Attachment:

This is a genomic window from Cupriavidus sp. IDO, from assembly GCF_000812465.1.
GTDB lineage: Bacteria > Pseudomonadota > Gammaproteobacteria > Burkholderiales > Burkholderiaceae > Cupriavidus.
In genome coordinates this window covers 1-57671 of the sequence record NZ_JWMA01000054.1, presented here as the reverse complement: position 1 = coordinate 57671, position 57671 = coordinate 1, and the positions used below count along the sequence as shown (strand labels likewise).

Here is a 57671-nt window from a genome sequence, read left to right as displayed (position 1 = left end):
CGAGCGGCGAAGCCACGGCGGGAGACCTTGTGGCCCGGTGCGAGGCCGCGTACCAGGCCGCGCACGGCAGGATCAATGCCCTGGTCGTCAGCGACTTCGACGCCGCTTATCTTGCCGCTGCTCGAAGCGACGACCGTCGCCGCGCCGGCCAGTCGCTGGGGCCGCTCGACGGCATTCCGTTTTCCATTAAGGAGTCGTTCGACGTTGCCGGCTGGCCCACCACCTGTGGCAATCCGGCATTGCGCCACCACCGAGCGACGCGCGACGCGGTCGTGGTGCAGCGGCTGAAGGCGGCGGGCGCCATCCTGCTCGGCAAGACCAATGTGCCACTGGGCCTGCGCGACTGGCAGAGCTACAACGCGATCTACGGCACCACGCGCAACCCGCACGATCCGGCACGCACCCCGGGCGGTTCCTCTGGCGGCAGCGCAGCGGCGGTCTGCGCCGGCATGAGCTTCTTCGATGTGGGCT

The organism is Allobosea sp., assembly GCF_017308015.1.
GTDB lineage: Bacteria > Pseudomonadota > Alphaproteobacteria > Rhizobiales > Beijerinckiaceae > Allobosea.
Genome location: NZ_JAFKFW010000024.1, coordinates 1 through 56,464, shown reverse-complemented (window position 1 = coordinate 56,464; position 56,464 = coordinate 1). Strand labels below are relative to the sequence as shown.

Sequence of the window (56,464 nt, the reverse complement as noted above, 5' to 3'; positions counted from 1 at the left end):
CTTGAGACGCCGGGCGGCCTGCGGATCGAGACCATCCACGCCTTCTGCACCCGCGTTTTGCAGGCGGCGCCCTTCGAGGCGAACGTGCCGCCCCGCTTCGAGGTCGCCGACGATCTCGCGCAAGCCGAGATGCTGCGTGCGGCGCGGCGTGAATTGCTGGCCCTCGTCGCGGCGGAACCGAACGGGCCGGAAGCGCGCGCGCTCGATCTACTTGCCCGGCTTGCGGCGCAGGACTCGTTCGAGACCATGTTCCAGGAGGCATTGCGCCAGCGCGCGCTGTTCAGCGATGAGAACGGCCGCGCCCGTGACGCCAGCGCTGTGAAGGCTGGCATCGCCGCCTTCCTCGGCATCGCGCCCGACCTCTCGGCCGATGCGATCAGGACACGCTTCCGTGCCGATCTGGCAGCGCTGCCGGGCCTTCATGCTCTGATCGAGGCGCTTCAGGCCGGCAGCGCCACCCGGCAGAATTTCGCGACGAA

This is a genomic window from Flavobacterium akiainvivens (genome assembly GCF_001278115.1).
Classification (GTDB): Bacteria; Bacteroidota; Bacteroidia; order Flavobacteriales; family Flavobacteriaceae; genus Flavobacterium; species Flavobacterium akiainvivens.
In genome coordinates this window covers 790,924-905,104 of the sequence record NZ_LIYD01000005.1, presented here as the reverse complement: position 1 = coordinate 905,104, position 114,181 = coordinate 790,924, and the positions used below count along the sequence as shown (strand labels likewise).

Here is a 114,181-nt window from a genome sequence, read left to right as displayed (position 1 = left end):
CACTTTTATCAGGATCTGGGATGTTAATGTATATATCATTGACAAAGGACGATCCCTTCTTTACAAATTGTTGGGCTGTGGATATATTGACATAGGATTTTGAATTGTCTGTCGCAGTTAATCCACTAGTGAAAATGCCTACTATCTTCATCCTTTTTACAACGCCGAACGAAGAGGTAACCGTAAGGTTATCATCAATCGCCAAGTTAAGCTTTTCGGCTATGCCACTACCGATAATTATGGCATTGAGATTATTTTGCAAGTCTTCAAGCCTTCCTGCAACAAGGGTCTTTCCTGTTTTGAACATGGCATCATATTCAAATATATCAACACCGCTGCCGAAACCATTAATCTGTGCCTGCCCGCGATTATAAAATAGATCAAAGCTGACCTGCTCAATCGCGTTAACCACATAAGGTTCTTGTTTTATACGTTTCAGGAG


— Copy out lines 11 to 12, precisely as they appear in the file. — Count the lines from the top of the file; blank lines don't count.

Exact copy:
This is a genomic window from Flavobacterium akiainvivens (genome assembly GCF_001278115.1).
Classification (GTDB): Bacteria; Bacteroidota; Bacteroidia; order Flavobacteriales; family Flavobacteriaceae; genus Flavobacterium; species Flavobacterium akiainvivens.